On a night where everything was big – from the fireworks to the promotions to the attendance – it was the SwampDogs' play on the field that loomed large.
For the first home game of the season's second half, the SwampDogs presented both their 12th annual StriKing Out Cancer Night and their classic Fourth-of-July-Eve fireworks extravaganza. In front of a sellout crowd of more than 4,000 fans, Fayetteville combined consistent hitting with dominant pitching en route to an 11-0 victory over the Asheboro Copperheads.
"It's always fun playing in front of a big crowd," said Zach Jacobs, who went 3-for-4 with a double and three RBIs. "After a rough night at the plate last night, I think we came out with a mode of jump on them early get ahead and just keep pounding away."
The SwampDogs certainly kept pounding away, as Fayetteville used 14 hits to produce its double-digit run total. Brett Young (Delta State), Matt Kelly (Portland) and Joey Wiemer (Cincinnati) joined Jacobs (Campbell) in the multiple-hit club, and six different SwampDogs drove in runs on the night.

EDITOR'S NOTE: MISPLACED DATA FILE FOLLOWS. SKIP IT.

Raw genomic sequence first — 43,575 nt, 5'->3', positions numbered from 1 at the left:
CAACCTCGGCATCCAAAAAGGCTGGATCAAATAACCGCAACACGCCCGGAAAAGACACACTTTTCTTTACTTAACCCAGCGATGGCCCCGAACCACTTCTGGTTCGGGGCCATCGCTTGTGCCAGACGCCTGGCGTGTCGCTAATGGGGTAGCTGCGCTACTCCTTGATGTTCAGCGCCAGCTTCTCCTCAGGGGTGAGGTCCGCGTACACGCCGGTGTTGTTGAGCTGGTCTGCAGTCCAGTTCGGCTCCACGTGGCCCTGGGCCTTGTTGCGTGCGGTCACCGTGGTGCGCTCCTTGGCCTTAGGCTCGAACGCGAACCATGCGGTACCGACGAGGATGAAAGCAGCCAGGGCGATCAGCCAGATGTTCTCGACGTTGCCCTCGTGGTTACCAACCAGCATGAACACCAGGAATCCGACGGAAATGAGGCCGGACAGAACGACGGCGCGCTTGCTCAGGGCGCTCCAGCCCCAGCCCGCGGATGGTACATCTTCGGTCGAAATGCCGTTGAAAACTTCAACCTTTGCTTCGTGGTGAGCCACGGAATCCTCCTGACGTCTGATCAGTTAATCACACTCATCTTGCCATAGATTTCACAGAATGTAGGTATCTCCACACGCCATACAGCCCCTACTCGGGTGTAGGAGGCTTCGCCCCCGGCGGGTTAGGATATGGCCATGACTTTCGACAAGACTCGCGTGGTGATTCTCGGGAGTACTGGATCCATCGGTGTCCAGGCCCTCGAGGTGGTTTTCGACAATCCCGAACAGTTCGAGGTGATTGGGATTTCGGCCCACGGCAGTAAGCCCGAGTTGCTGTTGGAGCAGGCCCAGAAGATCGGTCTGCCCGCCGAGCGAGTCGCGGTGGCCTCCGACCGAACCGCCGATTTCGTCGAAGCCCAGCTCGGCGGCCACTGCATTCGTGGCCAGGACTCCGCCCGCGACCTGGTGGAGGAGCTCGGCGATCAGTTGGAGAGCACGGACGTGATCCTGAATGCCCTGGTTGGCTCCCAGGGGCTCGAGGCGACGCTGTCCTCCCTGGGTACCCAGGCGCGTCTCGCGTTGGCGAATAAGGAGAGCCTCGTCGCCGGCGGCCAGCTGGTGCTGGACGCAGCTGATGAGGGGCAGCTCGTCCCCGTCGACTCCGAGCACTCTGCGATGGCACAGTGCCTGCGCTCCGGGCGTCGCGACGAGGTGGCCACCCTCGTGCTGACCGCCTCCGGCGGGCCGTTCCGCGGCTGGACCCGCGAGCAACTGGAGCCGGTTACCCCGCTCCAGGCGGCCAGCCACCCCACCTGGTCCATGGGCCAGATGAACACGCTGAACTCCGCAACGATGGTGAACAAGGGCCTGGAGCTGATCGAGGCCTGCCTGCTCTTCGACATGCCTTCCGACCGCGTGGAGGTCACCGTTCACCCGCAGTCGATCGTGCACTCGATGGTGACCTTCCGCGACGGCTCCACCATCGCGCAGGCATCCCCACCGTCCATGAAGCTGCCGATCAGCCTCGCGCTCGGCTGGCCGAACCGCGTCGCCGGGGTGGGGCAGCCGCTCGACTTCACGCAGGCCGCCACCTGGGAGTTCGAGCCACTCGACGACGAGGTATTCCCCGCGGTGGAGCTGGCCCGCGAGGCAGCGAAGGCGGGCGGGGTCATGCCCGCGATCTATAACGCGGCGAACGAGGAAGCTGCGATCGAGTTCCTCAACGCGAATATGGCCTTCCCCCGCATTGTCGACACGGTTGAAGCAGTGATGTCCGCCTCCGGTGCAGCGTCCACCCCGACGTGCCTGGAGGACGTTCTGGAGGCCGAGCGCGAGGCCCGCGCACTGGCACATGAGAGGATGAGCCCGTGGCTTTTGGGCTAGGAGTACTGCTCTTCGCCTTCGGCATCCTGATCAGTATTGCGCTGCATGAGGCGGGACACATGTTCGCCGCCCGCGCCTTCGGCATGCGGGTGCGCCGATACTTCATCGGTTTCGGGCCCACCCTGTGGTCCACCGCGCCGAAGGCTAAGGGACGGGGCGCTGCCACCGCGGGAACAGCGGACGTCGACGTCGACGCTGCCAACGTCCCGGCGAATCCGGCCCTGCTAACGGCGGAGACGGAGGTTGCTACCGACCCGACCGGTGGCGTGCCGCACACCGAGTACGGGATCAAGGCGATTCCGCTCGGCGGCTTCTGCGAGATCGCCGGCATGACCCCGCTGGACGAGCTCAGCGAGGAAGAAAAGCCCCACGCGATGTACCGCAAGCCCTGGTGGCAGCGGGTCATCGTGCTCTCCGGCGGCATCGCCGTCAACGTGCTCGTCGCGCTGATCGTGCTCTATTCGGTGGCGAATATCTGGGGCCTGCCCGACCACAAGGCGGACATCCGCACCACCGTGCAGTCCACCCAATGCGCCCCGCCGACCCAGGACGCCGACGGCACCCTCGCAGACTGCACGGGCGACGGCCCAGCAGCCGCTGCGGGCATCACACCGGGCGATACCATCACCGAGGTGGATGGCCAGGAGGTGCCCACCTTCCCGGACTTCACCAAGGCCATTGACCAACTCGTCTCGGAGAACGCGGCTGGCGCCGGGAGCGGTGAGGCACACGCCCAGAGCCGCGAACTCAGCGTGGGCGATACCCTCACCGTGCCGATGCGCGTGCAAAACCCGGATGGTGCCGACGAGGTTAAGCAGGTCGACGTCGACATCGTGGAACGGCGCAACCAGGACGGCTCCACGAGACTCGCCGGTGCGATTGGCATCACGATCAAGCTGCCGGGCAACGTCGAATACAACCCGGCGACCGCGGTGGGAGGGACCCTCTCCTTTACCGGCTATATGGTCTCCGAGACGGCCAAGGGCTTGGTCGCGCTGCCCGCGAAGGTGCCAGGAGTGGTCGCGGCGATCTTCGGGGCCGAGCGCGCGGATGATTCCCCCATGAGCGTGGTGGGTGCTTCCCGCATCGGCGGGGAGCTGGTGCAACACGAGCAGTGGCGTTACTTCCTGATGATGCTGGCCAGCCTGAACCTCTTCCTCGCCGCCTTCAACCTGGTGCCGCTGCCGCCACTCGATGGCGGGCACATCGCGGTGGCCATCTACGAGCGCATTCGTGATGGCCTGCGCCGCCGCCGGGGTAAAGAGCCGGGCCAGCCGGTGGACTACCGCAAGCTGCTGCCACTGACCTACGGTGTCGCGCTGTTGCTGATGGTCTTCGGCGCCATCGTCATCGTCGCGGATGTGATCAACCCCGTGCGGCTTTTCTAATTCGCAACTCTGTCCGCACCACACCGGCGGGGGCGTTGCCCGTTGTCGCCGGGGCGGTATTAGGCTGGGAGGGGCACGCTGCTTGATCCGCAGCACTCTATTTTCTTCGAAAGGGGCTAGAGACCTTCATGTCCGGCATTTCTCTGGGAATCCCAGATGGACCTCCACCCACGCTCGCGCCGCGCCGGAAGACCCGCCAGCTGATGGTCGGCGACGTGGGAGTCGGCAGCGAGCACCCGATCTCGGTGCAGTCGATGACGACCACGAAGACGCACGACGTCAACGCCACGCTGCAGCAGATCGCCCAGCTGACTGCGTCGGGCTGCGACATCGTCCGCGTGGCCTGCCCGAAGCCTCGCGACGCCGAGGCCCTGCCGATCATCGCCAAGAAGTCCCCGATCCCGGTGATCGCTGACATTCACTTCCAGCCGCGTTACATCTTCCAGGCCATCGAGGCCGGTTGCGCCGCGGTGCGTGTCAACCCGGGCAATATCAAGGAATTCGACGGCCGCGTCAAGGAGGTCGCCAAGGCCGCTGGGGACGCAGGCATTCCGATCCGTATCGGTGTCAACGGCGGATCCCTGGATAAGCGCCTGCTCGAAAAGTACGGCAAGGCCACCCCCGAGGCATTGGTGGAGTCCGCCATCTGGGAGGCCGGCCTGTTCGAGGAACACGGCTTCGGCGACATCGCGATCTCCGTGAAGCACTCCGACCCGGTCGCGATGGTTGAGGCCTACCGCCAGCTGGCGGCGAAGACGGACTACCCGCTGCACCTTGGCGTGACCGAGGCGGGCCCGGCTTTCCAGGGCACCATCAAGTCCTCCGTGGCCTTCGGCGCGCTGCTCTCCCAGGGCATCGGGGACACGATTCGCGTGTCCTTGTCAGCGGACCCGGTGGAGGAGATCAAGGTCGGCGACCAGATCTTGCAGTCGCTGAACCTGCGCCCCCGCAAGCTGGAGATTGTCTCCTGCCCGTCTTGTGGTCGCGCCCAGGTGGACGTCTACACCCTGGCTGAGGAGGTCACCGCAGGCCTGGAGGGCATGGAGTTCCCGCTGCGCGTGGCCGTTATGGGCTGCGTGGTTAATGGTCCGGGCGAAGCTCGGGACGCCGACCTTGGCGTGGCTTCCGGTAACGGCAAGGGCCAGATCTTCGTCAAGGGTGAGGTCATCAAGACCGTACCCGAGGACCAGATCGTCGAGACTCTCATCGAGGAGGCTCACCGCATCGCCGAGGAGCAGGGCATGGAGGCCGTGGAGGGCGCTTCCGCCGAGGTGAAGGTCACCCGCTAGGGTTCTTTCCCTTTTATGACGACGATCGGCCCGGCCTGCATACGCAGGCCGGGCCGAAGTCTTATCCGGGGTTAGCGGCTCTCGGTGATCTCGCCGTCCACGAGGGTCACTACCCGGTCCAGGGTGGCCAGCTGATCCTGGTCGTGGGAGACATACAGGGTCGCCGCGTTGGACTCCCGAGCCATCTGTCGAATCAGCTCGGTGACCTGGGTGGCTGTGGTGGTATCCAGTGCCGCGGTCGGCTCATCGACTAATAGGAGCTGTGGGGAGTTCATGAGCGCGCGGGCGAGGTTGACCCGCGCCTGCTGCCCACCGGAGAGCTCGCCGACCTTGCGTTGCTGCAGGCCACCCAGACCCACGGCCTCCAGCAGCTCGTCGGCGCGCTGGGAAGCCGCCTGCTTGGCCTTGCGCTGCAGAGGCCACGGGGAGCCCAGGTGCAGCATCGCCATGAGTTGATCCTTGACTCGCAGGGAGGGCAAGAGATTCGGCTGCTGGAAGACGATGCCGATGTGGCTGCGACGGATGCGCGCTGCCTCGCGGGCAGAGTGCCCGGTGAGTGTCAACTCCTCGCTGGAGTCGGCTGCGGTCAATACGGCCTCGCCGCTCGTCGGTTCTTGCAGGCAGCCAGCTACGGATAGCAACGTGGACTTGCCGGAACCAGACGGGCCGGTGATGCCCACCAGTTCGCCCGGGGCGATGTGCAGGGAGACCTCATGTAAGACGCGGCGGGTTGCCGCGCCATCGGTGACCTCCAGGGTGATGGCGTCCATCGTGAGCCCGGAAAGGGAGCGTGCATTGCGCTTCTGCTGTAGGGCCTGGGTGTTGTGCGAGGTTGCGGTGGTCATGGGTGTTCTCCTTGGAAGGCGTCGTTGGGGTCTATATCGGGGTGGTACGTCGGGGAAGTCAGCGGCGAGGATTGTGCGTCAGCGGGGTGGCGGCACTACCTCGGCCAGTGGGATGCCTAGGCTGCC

Fayetteville's success at the plate should not overshadow the stellar work from Michael Hendricks (Miami Ohio) on the mound. Making his third start of the season, Hendricks held the Copperheads to just two hits in seven and two-thirds innings before turning the ball over to Jimmy Reardon (Bloomsburg) to complete the shutout.
"A game like this is a huge confidence booster," Hendricks said. "I had a lot of movement on my sinker, and I was getting a lot of ground balls, lots of weak contact."
Fayetteville will look to build on Tuesday's success as the team travels to Wilson for a midweek matchup against the Tobs. While everyone on the team can gain confidence from such a commanding win, the night was especially meaningful to Jacobs, whose two games with the SwampDogs have represented some of the first since his Coastal Plain League stint last summer.
"I happened to sit out this past year…[but] you don't just sit around when you're not playing. You work out on your own and do whatever you can to get better," Jacobs said. "You go out every day trying to do your best and give it your all."